Clean Tech

Clean water sans dirty hands

Preeti Mehra | Updated on June 16, 2020 Published on June 16, 2020

Project Neer promises to remove solid waste from waterbodies without human intervention

Keshav Vasudeva and Anirudh Bhashyam are school friends who met at a café in the market overlooking the IIT Delhi campus. As chance would have it, they looked out of the window and saw a sight definitely not for sore eyes — a dirty drain clogged with plastic and typical urban waste.

“What can we do to clear this,” the friends wondered aloud. And from that blossomed the idea of designing a low-cost, automatic contraption to capture the waste polluting all water systems — gutters, drains, canals and rivers — without human intervention. That was December 2018 and now, less than two years later, the duo has its river cleaning venture on stream. Project Neer has its machine prototype on test mode at the massive drain in Delhi’s IP Estate where they have been observing it collect 60 to 80 kg of solid waste in an hour.

The two have managed to design and fabricate their two prototypes even as they are still studying. Vasudeva is pursuing a degree in Mechanical Engineering from The Georgia Institute of Technology, Atlanta. He applied the engineering design and fabrication principles he was exposed to in developing this concept. Anirudh, who will soon complete his degree in Mathematics from Delhi University’s Sri Venkateswara College, had earlier worked on projects related to production of cheap rural electricity and agriculture irrigation technology.

How it works

Last year, the friends were lucky to be able to find a site at Heritage School, Gurugram. “It is here that we built our first prototype in a water tank and later made an experimental video about it for general feedback,” says Vasudeva. After closely monitoring their machine and finetuning it, the two built a second prototype, which today functions close to the ITO bridge.

“Our system uses a simple arrangement of conveyor belts to continuously remove floating and partially submerged solid waste from flowing water channels. It utilises one conveyor belt to lift the waste from the water and another to carry the waste to the banks, where it can be dried and used for different purposes,” explains Bhashyam, adding that specially-designed waste concentrators help funnel the waste from the channel to the conveyor belts while allowing a passage for boats and marine life.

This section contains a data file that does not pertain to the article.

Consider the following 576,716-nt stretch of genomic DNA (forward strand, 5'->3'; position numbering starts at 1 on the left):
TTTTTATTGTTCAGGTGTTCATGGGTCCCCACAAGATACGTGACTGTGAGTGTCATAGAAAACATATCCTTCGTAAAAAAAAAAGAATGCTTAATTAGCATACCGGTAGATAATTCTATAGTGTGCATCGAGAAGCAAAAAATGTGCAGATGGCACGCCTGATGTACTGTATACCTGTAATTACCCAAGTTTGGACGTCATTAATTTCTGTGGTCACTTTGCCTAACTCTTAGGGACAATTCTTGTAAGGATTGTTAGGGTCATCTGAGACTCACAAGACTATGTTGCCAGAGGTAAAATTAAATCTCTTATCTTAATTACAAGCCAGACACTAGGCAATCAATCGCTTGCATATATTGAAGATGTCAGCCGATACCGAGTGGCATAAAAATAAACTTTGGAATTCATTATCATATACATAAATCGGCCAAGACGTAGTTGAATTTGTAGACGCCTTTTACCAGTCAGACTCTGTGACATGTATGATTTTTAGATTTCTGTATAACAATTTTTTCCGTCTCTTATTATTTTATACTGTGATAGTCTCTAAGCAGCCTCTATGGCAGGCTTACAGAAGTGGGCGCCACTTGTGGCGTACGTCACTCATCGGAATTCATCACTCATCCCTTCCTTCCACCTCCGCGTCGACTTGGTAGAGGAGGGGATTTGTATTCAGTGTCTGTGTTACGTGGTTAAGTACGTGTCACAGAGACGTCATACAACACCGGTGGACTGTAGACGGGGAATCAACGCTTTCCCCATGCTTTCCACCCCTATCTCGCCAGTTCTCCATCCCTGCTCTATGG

Project Neer has generated some amount of interest in Delhi’s Municipal Corporation as it collaborated in the IP Estate test project. The youngsters want to expand their scope and have their eyes on a larger canal in Delhi’s Najafgarh area.

But Delhi is just the first port of call for Project Neer. It hopes to address the problem arising from solid waste accumulation in rivers across the country. “It impedes the flow of water, leaches harmful chemicals into it, ruins aquatic life both in the rivers and in the oceans where it eventually ends up, and causes countless other problems,” says Vasudeva, in an appeal for crowdfunding for their venture.

“Our objective is to provide a low-cost, effective solution to clean water channels with little to no human intervention. By virtue of this, the system can be made to fit most sites and can play a big role in cleaning up our river systems,” Bhashyam adds. And why should they not dream that going forward their clean-up machine will handle the larger river systems, including the Ganga and Yamuna that are crying out for help?

“At Neer, solving the problem of solid waste pollution in our water bodies is the first step to restoring India’s rivers to their historical glory,” they say with confidence.

Published on June 16, 2020
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